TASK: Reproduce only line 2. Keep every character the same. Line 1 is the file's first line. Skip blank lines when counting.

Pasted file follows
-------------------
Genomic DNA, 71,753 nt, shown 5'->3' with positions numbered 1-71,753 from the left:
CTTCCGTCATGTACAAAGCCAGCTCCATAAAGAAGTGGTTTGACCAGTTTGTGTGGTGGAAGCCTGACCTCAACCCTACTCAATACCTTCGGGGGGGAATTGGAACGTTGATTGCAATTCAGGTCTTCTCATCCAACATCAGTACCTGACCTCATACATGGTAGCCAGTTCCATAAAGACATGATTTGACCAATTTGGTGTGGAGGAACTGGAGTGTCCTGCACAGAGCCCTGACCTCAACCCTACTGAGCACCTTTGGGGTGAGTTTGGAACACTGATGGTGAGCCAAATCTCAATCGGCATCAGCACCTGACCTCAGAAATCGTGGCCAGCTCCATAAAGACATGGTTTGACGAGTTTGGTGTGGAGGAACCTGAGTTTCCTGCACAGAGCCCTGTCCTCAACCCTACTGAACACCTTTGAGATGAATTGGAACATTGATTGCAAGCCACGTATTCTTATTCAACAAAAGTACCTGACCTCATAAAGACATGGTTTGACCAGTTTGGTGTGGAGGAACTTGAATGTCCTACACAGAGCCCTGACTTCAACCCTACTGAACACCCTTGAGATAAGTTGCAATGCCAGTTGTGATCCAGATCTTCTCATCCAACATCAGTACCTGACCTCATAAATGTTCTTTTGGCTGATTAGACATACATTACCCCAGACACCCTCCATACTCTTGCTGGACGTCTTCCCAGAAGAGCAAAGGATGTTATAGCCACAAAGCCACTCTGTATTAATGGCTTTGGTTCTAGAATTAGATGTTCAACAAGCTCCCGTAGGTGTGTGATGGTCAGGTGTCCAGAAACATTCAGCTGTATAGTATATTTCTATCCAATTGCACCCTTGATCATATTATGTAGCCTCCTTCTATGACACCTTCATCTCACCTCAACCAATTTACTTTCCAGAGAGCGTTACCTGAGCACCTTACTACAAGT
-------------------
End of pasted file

CTTCCGTCATGTACAAAGCCAGCTCCATAAAGAAGTGGTTTGACCAGTTTGTGTGGTGGAAGCCTGACCTCAACCCTACTCAATACCTTCGGGGGGGAATTGGAACGTTGATTGCAATTCAGGTCTTCTCATCCAACATCAGTACCTGACCTCATACATGGTAGCCAGTTCCATAAAGACATGATTTGACCAATTTGGTGTGGAGGAACTGGAGTGTCCTGCACAGAGCCCTGACCTCAACCCTACTGAGCACCTTTGGGGTGAGTTTGGAACACTGATGGTGAGCCAAATCTCAATCGGCATCAGCACCTGACCTCAGAAATCGTGGCCAGCTCCATAAAGACATGGTTTGACGAGTTTGGTGTGGAGGAACCTGAGTTTCCTGCACAGAGCCCTGTCCTCAACCCTACTGAACACCTTTGAGATGAATTGGAACATTGATTGCAAGCCACGTATTCTTATTCAACAAAAGTACCTGACCTCATAAAGACATGGTTTGACCAGTTTGGTGTGGAGGAACTTGAATGTCCTACACAGAGCCCTGACTTCAACCCTACTGAACACCCTTGAGATAAGTTGCAATGCCAGTTGTGATCCAGATCTTCTCATCCAACATCAGTACCTGACCTCATAAATGTTCTTTTGGCTGATTAGACATACATTACCCCAGACACCCTCCATACTCTTGCTGGACGTCTTCCCAGAAGAGCAAAGGATGTTATAGCCACAAAGCCACTCTGTATTAATGGCTTTGGTTCTAGAATTAGATGTTCAACAAGCTCCCGTAGGTGTGTGATGGTCAGGTGTCCAGAAACATTCAGCTGTATAGTATATTTCTATCCAATTGCACCCTTGATCATATTATGTAGCCTCCTTCTATGACACCTTCATCTCACCTCAACCAATTTACTTTCCAGAGAGCGTTACCTGAGCACCTTACTACAAGT